Day 2 of our trek to New York was filled with excellent adventures, some more great lectures, and lots of discussion. It was amazing to get to see some of the artists we’ve talked about before right here on the blog, and it continued to inform what we were continuing to try to define as our collective practice.
It’s already been five days since these pictures were taken, so I hope you’ll excuse my poor memory for some of what we saw.
Continue reading “Conflux 2009 Day 2”
Descent to Revolution, and exhibition / residency created by the Bureau for Open Culture, features five international artist collectives and collaboratives that use urban spaces and social spheres as means of production and inspiration. During the course of the exhibition, participating artists visit Columbus in a series of residencies to make projects specific to the city. The work does not take place inside the space of the gallery but in concert with community and physical mediums outside of it.
Contributing to the exhibition is Claire Fontaine, Learning Site, Red76, REINIGUNGSGESELLSCHAFT, and Tercerunquinto, and all will be working within some relation of the city of Columbus and its community.
Pictured above is Audible Dwelling by Learning Site, a combination loudspeaker and dwelling that responds, in part, to the proliferation of abandoned malls, parking lots, and housing in downtown Columbus. Audible Dwelling is situated in a parking lot on CCAD’s campus. During their dates of residency visitors follow the arrows on the floor out the gallery door to visit Audible Dwelling, to experience it by listening and by leaving a story that is eventually projected into public space via loudspeaker.
Will there by time for a road trip to Columbus???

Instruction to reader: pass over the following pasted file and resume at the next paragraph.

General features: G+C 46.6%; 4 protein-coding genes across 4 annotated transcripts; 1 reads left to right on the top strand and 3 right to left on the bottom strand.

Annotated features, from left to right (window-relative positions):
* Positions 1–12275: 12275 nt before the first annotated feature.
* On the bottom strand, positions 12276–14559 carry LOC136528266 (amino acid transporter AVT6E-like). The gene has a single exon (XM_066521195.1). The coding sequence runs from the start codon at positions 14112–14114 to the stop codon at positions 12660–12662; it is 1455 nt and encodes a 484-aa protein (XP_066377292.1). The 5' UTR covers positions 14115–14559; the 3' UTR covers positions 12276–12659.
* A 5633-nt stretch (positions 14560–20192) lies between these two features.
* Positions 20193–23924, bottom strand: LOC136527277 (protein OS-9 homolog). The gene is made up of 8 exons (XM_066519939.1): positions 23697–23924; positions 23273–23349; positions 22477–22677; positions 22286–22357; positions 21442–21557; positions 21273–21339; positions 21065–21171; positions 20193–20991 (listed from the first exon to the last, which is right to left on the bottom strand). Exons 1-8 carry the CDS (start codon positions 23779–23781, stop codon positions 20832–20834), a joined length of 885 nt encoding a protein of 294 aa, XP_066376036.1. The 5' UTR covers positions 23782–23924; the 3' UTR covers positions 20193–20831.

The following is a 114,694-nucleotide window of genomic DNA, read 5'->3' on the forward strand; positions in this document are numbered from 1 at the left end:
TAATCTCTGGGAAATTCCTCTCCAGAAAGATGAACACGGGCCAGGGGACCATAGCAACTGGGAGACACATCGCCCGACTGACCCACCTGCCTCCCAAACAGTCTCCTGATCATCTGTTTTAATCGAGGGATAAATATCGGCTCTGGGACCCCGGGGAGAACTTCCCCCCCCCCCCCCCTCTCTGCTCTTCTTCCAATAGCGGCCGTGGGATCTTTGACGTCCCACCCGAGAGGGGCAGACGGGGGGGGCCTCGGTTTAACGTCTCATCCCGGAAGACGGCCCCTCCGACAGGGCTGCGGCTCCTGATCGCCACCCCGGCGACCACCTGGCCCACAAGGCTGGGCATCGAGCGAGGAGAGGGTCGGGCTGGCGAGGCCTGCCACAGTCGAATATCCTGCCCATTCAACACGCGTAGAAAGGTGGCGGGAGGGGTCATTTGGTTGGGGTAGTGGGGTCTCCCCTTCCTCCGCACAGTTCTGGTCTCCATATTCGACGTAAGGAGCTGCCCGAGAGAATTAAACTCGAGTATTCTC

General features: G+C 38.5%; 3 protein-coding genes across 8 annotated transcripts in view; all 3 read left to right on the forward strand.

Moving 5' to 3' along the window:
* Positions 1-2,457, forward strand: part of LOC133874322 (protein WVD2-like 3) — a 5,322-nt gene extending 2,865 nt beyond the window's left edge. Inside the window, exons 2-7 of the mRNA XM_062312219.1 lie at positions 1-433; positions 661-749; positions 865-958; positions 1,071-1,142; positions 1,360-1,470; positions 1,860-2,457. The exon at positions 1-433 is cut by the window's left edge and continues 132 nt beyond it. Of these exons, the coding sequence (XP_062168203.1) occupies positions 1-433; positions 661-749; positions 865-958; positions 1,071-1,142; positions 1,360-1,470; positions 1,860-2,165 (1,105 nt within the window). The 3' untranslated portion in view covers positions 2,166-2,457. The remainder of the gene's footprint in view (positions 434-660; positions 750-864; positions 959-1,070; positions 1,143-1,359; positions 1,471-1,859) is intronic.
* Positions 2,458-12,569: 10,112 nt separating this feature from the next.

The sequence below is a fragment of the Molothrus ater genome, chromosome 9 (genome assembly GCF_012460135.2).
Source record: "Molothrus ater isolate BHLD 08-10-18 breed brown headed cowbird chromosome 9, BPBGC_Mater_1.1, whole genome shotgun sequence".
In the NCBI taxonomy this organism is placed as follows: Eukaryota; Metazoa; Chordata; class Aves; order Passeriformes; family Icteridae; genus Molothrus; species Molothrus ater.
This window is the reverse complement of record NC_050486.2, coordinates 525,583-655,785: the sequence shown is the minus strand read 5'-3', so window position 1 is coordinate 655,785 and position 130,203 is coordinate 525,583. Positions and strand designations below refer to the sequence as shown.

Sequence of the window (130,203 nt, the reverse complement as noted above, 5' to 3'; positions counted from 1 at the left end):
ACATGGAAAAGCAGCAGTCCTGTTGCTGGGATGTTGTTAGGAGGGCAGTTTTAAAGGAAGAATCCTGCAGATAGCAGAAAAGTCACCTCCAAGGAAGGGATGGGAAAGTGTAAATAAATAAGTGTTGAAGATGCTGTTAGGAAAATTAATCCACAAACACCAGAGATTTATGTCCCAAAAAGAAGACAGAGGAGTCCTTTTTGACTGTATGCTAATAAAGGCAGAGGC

This project is really exciting to see for a number of reasons, maybe the top one being that it’s nearly exactly what I wish we could do… I wish we had the money to do something as large-scale as this, or even money just to pay for materials for projects we’d like to realize through a program like this. For now though, our Micro-Residency project is getting some great submissions, and hopefully we’ll be kicking it off in the next few weeks, and doing a bunch of amazing things for free.
[via Art&Education mailing list]
An interesting article over at BLDGBLOG imagines new options for cities facing huge deficits, essentially asking: if you didn’t pay taxes, would you be willing to pay higher fees for service, or would you rather pay even higher sales taxes and have zero fees attached to any municipal use or service?
Could an entire rethinking of city services and tax structure do anything to save a destroyed infrastructure system? Are there economies that depend on the pay per use model (as in, what would the meter reader people do for work in a city with a large lump sum paid once per year)? And, is it inevitable that cities move towards a subscription-based model of service, where you choose a package at a specific price-point for the things you actually use?
Anyways, many questions, but certainly worth a read …
Photo by compujeramey.
Not that this really comes as any surprise, but a Macleans study found that Windsor is one of the worst-run cities in the country. The low grades comes from two areas in particular, efficiency and effectiveness, where Windsor ranked 23 and 28th respectively out of a total of 31 cities studied.
Now, to be fair to the Rose City, a lot of these numbers were based on concerns that come out of managing the city, that is, things like how much money does it cost to collect the trash and how much does transit cost per kilometer. Really, these are things that are indicative of poor management strategies, with Windsor ranking as one of the highest governmental costs per capita, rather than a true reflection of the ground-level problems in Windsor that one might usually encounter.